Another crypto broker temporarily suspends repayment and issuance of new loans in its lending business.
The lack of liquidity in the crypto markets is growing
Genesis said on Wednesday it has placed a temporary veto on lending to its customers. This is another blow to the industry after the collapse of major crypto exchange FTX last week.
On its official Twitter account, the company said it had made a "difficult decision" to temporarily suspend repayments and new loans in the lending business. A spokesman for the company assured that the team is "working hard" to secure the necessary liquidity to meet our customer lending obligations.
Investment parent company Genesis Digital Currency Group (which also owns crypto asset manager Grayscale, which was widely heard a year ago), said the decision to suspend the buyback was made in response to the extreme market turmoil and loss of industry confidence caused by the FTX collapse.
The suspension of work at Genesis "does not affect the business operations of DCG and our other wholly owned subsidiaries," Digital Currency Group said on Twitter.
Apparently, the company's problems are based on the fact that Genesis Trading derivatives have about $175 million worth of locked funds on FTX.
FTX itself is desperately fighting for survival.
For example, FTX has received legal action from investors alleging that the company's profitable crypto accounts violate Florida law, according to court documents.
The proposed class action, filed late Tuesday in Miami, alleges that FTX income accounts were unregistered securities that were traded illegally in the US.
The lawsuit alleges that when the cryptocurrency exchange faltered due to liquidity issues, US investors suffered $11 billion in damages.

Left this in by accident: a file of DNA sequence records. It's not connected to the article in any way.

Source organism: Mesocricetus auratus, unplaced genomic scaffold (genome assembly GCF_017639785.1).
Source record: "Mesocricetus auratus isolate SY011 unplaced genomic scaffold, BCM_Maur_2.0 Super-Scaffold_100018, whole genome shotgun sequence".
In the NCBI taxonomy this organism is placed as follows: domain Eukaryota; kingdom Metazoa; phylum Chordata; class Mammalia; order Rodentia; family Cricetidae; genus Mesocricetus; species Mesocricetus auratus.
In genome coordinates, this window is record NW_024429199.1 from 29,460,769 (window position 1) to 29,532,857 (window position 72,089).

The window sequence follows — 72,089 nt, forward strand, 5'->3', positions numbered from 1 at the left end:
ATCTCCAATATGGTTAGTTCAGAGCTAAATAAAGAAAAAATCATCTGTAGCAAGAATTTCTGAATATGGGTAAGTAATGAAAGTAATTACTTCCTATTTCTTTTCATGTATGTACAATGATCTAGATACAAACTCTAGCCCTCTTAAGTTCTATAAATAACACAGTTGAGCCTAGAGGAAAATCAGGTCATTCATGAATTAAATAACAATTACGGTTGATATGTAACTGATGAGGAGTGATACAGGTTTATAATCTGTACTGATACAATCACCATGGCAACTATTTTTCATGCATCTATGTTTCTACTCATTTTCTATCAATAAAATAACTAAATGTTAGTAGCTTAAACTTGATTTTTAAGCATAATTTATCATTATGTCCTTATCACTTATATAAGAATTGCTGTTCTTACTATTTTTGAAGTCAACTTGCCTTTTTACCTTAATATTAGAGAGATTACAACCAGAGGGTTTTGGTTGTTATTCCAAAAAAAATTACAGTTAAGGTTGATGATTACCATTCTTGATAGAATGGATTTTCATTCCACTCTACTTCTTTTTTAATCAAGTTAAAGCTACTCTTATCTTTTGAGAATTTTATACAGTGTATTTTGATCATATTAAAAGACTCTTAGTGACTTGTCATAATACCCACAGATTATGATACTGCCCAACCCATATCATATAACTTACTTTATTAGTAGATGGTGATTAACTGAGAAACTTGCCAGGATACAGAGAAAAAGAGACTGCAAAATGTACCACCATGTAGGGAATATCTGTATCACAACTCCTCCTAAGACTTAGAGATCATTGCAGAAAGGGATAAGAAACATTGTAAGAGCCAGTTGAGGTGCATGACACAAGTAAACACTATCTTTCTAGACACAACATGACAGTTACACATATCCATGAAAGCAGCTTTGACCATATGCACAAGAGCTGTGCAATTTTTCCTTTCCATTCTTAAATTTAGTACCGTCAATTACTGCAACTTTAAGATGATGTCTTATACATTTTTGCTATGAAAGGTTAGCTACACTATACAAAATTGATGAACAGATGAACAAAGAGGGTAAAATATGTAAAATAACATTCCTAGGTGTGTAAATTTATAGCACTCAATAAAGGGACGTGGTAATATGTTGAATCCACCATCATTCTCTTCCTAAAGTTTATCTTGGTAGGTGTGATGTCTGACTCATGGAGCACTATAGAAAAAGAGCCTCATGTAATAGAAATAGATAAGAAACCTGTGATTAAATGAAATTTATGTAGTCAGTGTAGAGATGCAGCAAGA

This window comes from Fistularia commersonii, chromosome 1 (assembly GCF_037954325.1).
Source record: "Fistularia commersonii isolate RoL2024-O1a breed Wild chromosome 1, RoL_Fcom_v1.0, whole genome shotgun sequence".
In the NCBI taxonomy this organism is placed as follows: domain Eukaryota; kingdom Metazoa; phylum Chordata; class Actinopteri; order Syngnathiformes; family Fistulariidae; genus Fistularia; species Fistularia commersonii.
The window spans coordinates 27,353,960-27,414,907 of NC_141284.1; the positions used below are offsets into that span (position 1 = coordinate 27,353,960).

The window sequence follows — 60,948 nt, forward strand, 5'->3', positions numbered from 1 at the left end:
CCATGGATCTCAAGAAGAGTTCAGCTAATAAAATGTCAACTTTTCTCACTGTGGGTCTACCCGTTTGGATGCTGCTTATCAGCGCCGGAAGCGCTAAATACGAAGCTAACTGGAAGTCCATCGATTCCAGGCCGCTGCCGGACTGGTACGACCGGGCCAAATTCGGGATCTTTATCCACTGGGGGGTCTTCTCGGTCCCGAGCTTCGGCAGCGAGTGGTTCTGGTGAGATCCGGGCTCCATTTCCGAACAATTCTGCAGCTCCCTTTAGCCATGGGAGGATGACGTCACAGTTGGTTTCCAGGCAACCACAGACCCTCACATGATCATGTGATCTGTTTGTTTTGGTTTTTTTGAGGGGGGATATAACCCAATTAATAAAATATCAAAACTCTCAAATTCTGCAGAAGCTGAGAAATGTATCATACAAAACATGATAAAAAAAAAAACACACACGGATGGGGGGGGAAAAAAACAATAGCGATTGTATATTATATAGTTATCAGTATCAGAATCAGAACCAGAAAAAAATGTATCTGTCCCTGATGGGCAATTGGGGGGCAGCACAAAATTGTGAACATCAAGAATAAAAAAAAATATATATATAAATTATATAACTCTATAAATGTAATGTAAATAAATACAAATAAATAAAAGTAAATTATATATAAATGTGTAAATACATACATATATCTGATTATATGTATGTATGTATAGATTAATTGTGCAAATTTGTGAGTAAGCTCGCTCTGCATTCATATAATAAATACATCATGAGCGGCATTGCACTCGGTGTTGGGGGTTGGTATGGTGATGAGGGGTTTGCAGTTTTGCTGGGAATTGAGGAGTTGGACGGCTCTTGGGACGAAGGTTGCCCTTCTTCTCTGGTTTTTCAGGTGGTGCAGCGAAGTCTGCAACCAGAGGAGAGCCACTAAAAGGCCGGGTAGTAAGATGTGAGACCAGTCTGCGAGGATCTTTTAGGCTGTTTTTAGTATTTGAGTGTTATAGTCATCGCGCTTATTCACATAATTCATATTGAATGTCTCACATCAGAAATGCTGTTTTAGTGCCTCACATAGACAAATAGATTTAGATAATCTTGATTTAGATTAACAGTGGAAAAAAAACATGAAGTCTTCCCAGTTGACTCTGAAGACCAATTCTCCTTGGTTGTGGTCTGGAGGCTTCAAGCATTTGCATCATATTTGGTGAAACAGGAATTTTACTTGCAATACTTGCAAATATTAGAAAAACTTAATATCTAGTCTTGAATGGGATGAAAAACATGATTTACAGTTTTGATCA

The company itself is making attempts to change jurisdiction to the Bahamian.
So, on Tuesday it became known that the liquidators of FTX in the Bahamas said they were "rejecting the legality" of the bankruptcy proceedings of the cryptocurrency exchange in the United States.
As a reminder, FTX and 130 subsidiaries filed for bankruptcy in the US on November 11, leaving about 1 million customers and other investors facing billions of dollars in combined losses.
Now, its subsidiary FTX Digital Markets in the Bahamas has been the first to initiate liquidation proceedings, and its court-appointed liquidators said late Tuesday that their case could "impact" FTX's reorganization efforts in the US.
The liquidity crisis has worried the major players in the industry.
Binance CEO Changpeng Zhao said on Wednesday that industry players are showing significant interest in a recovery fund his company is planning to launch to help crypto projects struggling with liquidity shortages following the collapse of rival FTX. Well, despite the disagreements between Zhao and Bankman-Fried, the founder of Binance is not sitting idly by. However, the crypto exchange itself is now under the close supervision of US regulators due to ties with Iran.
While this is all at the level of plans. At the very least, Zhao said he did not have exact data on the size of the recovery fund.
Zhao said that Binance has good reserves, but he did not say how much the company will contribute to the fund. He also noted that the cryptocurrency does not need to be saved. "Crypto will be fine," he said.
We expect more information about the fund to be available over the next two weeks.
Obviously, such a fund (by analogy with national deposit guarantee funds) is a necessary next step for the stable operation of the industry in the future.
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